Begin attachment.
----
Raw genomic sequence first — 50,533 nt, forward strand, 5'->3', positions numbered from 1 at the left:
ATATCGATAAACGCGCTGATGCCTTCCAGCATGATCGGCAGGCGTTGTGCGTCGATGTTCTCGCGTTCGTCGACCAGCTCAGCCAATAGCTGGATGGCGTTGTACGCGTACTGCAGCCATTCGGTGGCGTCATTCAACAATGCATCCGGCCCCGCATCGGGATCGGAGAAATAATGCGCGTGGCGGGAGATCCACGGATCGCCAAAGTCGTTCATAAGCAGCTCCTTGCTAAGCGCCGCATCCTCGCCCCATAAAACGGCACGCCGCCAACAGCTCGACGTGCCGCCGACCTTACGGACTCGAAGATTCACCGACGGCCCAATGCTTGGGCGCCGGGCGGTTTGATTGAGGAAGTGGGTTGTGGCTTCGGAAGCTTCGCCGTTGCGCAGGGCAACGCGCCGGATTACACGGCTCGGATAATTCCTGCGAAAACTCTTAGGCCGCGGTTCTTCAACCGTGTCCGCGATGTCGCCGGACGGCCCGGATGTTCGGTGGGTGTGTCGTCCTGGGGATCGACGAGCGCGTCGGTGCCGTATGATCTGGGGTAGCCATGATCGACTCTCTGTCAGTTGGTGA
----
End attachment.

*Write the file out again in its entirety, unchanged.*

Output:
Raw genomic sequence first — 50,533 nt, forward strand, 5'->3', positions numbered from 1 at the left:
ATATCGATAAACGCGCTGATGCCTTCCAGCATGATCGGCAGGCGTTGTGCGTCGATGTTCTCGCGTTCGTCGACCAGCTCAGCCAATAGCTGGATGGCGTTGTACGCGTACTGCAGCCATTCGGTGGCGTCATTCAACAATGCATCCGGCCCCGCATCGGGATCGGAGAAATAATGCGCGTGGCGGGAGATCCACGGATCGCCAAAGTCGTTCATAAGCAGCTCCTTGCTAAGCGCCGCATCCTCGCCCCATAAAACGGCACGCCGCCAACAGCTCGACGTGCCGCCGACCTTACGGACTCGAAGATTCACCGACGGCCCAATGCTTGGGCGCCGGGCGGTTTGATTGAGGAAGTGGGTTGTGGCTTCGGAAGCTTCGCCGTTGCGCAGGGCAACGCGCCGGATTACACGGCTCGGATAATTCCTGCGAAAACTCTTAGGCCGCGGTTCTTCAACCGTGTCCGCGATGTCGCCGGACGGCCCGGATGTTCGGTGGGTGTGTCGTCCTGGGGATCGACGAGCGCGTCGGTGCCGTATGATCTGGGGTAGCCATGATCGACTCTCTGTCAGTTGGTGA